Advanced Placement (AP)Download PDF World History

Credit Hours: 1.0

Course Length: 2 Semesters

Course Description

AP World History covers the history of the world from 600 C.E. to the present, with an introductory unit on the period before (covering around 8000 B.C.E. to 600 C.E.). The course emphasizes “patterns of change” and the connections between the various world cultures throughout the time period being studied. Students will gain an understanding of the global experiences of humanity and be able to apply that knowledge to their growth and development as “world citizens.” The class has two major goals: (1) to prepare students to be successful on the AP World History exam and (2) to provide students with an understanding of why the world developed the way it did.

Students will:

  1. Improve expository writing skills
  2. Build understanding of principle themes, events, and figures in World History
  3. Analyze and organize data and historical evidence
  4. Identify and analyze point-of-view in historical sources
  5. Demonstrate higher-order thinking skills within a rigorous format
  6. Cultivate skills that will help them in other educational pursuits

Course Prerequisites

Previous History course and teacher recommendation

Required Textbook(s) and/or Materials

Title: World Civilizations: The Global Experience
Edition: AP
Authors: Peter N. Stearns
Publisher: Prentice Hall

Course Outline

Semester I:

  1. Instruction for writing comparative essays
  2. Instruction for writing change over time essays
  3. Geography, the environment and human origins
  4. The Stone Age
  5. Neolithic Revolution
  6. The Building Blocks of Civilization
  7. The River Civilizations
  8. The Ancient Middle East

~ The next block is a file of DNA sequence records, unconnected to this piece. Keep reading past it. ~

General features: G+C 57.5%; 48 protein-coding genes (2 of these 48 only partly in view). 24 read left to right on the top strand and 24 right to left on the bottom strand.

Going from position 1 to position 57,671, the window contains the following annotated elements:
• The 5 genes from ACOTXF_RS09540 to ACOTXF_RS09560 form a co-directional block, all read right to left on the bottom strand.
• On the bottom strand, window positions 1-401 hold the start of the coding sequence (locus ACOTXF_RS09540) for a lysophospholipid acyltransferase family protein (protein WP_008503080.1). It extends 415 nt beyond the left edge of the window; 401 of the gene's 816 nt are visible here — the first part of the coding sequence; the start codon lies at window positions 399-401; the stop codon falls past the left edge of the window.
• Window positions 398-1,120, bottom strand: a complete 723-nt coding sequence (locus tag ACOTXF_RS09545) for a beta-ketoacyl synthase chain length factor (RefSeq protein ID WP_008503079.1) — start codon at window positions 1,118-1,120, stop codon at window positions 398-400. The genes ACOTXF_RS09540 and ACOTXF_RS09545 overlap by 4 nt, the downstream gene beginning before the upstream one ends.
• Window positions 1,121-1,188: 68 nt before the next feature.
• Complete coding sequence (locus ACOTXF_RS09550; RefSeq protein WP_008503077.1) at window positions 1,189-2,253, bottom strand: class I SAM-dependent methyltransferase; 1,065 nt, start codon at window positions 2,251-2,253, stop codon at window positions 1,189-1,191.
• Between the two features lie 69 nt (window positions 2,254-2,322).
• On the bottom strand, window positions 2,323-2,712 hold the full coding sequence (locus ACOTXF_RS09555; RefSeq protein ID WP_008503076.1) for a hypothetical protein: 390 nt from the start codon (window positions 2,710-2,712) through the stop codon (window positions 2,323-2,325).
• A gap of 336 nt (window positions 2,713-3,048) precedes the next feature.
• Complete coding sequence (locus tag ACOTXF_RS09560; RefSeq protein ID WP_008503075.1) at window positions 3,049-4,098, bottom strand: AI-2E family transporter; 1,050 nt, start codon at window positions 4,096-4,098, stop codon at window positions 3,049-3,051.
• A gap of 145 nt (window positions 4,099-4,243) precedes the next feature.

9. Classical Greece and Rome
  10. Decline of Empires
  11. Religious traditions and belief systems
  12. China through the Han and Sui Dynasties
  13. Early Japan
  14. African Empires
  15. Classical India
  16. Trans regional networks of communication and trade
  17. Document-based essay (DBQ) writing instruction


  1. Byzantium
  2. Early Medieval Europe
  3. Early Cultures in the Americas
  4. Class structures, forms of government, slavery, war, trade, religious interaction, and migration of peoples across cultures
  5. Europe during the Middle Ages and Renaissance
  6. The role of Islam in the Middle East and Africa
  7. China, Japan and East Asia (Sui and Tang Dynasties, Song China, Mongol Conquest, Yuan China, early Ming Dynasty, Heian Japan, Feudal Japan, Korea and Vietnam)
  8. Mongol Empires
  9. Sub-Saharan Africa
  10. Artistic and literary endeavor prior to 1450
  11. Absolutism, Reformation, and Enlightenment in Europe
Semester II: 

  1. The Age of Discovery and Age of Imperialism
  2. Responses to Imperialism
  3. The Columbian Exchange
  4. Rise of a Global Economy
  5. Islamic Empires in the Middle East and North Africa
  6. Ming and Qing China
  7. Manchu conquest of China
  8. Feudal war and reunification in Japan
  9. Comparison of the Romanov and Tokugawa Dynasties
  10. Consolidation of Japan
  11. Mughal India
  12. Kingdoms of Southeast Asia
  13. Australia and its neighbors
  14. Emergence of the Slave Trade
  15. Indian Ocean trade network
  16. Revolutions
  17. Post-colonial societies
  18. Industrialization


  1. Nationalism
  2. Changing status of women and Women’s movements
  3. Massive waves of emigration
  4. Imperialism, the Great War, and the Russian Revolution
  5. Political and economic systems in the twentieth century
  6. The Great War
  7. Postwar Era, Global Depression and WWII
  8. Asia since 1945
  9. Collapse of communism in Eastern Europe and the Soviet Union
  10. Economic crisis
  11. Mass media and mass communications technology
  12. Art of the twentieth century
  13. Scientific advancements in the twentieth century
  14. The Cold War and Modern Era